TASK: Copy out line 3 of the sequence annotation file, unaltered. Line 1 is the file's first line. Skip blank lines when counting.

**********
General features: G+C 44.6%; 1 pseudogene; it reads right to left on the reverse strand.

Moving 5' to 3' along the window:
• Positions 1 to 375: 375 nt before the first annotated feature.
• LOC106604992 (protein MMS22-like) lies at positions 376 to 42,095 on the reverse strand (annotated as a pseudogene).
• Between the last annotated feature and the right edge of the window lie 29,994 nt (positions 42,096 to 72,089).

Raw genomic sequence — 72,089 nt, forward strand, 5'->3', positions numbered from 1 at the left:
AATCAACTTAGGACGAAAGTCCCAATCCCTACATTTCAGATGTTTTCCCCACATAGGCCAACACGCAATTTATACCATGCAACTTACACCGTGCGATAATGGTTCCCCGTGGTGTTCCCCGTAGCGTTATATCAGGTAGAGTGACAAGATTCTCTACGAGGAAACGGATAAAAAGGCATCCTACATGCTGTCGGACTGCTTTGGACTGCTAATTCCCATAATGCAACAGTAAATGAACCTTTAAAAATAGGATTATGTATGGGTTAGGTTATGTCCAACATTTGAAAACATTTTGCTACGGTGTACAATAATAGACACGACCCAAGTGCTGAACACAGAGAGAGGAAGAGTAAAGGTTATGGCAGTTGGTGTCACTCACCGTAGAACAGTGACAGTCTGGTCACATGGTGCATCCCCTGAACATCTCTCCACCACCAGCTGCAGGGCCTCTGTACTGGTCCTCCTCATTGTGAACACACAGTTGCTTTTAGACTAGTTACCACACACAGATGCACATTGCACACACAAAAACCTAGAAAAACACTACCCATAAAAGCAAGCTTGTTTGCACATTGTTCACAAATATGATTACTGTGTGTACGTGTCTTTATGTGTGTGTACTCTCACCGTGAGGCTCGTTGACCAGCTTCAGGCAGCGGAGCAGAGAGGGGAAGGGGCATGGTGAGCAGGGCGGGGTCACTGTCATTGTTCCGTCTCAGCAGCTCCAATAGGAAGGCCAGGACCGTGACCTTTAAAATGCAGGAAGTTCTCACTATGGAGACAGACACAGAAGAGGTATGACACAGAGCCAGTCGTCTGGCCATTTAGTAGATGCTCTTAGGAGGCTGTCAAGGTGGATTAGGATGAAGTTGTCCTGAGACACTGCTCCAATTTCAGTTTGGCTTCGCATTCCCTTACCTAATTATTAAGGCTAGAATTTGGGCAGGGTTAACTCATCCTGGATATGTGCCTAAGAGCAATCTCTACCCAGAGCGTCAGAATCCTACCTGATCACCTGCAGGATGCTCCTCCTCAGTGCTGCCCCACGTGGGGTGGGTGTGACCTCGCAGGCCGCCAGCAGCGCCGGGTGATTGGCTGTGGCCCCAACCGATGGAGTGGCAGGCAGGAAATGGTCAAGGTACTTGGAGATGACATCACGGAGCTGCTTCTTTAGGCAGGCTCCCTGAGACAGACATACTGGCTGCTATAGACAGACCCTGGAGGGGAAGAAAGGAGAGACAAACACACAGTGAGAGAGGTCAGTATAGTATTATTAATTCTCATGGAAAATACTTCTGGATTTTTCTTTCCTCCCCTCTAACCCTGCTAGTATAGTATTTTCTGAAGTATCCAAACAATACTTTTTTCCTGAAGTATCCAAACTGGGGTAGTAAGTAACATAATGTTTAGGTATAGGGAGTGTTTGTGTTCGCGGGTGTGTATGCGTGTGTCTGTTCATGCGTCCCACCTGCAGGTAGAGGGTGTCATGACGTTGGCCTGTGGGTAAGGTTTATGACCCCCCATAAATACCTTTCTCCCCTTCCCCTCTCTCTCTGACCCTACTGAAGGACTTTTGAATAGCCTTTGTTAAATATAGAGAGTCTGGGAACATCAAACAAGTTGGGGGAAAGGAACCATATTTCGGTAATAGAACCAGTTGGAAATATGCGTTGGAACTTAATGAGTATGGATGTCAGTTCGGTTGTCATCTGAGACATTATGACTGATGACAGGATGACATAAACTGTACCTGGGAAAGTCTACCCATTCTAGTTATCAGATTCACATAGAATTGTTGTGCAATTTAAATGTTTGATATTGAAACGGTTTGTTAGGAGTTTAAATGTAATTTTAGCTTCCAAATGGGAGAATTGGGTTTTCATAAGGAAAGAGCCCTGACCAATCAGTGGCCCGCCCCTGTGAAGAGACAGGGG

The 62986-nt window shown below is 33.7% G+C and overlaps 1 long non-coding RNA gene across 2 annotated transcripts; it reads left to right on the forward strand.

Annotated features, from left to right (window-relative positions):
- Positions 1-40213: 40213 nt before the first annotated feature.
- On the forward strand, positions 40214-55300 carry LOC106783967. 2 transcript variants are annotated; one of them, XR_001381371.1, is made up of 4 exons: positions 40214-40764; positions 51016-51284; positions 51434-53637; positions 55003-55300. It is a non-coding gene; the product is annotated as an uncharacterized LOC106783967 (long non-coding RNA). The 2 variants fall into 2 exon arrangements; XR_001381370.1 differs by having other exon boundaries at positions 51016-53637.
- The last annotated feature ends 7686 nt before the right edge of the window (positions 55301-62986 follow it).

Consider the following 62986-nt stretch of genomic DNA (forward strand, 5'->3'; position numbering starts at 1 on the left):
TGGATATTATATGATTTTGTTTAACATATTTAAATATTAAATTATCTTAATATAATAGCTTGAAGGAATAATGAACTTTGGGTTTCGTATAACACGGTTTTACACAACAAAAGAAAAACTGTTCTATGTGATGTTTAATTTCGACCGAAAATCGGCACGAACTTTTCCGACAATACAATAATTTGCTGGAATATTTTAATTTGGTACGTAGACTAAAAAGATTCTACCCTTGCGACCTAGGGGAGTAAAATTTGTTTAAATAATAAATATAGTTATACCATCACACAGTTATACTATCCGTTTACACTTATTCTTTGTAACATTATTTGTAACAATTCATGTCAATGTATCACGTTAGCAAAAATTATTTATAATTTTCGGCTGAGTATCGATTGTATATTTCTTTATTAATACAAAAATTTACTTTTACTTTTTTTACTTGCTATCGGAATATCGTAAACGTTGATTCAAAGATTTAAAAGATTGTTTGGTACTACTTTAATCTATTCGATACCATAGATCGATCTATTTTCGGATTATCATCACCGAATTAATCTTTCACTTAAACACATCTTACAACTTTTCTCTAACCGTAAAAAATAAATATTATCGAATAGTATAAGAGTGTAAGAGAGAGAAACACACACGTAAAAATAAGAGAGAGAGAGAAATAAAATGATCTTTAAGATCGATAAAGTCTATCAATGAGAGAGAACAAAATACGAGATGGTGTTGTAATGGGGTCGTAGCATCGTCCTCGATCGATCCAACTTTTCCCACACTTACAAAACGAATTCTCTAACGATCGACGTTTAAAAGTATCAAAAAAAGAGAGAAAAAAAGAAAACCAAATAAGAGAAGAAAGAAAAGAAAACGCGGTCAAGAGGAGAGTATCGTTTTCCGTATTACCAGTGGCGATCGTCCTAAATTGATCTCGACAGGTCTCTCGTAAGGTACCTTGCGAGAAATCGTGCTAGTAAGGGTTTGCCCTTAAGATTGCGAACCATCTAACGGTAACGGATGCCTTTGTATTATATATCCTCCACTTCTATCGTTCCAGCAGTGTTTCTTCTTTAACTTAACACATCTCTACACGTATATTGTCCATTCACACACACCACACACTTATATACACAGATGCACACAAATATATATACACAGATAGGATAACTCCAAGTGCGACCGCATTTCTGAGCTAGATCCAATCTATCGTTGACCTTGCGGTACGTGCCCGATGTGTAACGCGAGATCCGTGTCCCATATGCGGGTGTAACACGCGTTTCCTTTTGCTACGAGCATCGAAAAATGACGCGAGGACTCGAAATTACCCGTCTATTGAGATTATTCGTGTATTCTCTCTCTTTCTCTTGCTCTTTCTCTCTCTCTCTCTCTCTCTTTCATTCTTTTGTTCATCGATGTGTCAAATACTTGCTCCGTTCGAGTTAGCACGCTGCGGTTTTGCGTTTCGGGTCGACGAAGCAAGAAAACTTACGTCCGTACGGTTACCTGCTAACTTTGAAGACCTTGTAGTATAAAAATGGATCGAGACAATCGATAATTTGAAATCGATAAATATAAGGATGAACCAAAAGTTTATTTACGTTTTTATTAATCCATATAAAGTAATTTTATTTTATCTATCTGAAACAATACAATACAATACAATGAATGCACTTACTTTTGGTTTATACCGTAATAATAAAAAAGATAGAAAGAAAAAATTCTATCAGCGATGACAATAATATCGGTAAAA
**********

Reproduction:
• Positions 1 to 375: 375 nt before the first annotated feature.